The other two arches are the Grande Arche de la Défense and the Arc de Triomphe de l’étoile, the most famous of the three. Like the latter, the Arc du Carrousel was commissioned by Emperor Napoleon in 1806 to commemorate his Austrian victories and honor his grand army.
The Arc du Carrousel was built from 1806 to 1808 at a site between the Louvre and the Palais de Tuileries. This palace was destroyed in 1871 allowing an unobstructed view west towards the Place de la Concorde.
The design of the triumphal arch was based on the Arch of Constantine in Rome. The arch has three archways; the largest, central one is 6.5 meters or 21 feet high. The whole structure measures 19 meters (63 ft.) in height and 23 meters (75 ft.) in width.
In 1828 a bronze quadriga pulled by replica versions of the horses – created by François Joseph Bosio – was installed as a replacement.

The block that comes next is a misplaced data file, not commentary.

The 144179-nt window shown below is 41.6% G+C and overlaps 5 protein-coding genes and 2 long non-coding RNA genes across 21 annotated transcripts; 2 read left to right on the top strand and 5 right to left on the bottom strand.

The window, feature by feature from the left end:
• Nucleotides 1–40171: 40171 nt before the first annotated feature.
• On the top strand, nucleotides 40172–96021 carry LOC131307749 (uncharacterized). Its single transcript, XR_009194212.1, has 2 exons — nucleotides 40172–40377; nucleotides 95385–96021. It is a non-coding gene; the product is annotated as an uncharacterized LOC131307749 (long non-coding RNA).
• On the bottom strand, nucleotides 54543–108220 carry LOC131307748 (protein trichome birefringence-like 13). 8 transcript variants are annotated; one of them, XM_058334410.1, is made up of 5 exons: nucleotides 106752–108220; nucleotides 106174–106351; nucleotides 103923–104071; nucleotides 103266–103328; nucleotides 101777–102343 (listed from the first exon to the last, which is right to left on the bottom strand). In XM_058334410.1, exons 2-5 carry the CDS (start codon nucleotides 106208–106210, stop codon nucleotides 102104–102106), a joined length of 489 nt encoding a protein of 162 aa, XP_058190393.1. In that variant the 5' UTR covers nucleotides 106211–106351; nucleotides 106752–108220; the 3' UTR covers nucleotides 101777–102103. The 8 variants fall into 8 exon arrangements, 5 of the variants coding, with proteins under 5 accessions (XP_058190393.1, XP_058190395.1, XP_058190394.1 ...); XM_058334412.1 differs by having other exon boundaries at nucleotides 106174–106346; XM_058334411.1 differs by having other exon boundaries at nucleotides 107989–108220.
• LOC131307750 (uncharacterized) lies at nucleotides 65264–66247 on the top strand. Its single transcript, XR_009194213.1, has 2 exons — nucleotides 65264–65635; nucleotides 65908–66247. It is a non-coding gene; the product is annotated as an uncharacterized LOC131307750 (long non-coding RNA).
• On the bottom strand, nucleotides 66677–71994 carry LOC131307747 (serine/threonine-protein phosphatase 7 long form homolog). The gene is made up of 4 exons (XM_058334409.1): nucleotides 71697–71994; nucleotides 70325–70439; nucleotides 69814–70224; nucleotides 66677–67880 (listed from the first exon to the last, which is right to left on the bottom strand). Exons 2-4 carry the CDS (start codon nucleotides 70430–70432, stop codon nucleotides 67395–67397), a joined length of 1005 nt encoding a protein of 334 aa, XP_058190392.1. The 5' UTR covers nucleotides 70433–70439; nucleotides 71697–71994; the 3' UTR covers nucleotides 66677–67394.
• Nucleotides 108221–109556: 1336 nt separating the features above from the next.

Originally a statue of Napoleon was supposed to be put in the chariot, but he rejected the idea, so the chariot stayed empty until the restoration of 1828 when an allegorical figure took the place of the emperor. It is flanked by statues symbolizing Victory and Peace.
The eight marble Corinthian pillars are topped with statues of soldiers from Napoleon’s army. And in true Roman fashion, the arch contains several bas-reliefs depicting the story of his military campaign. The bas-reliefs were removed by the allied army in 1815, but they were put in place again in 1830.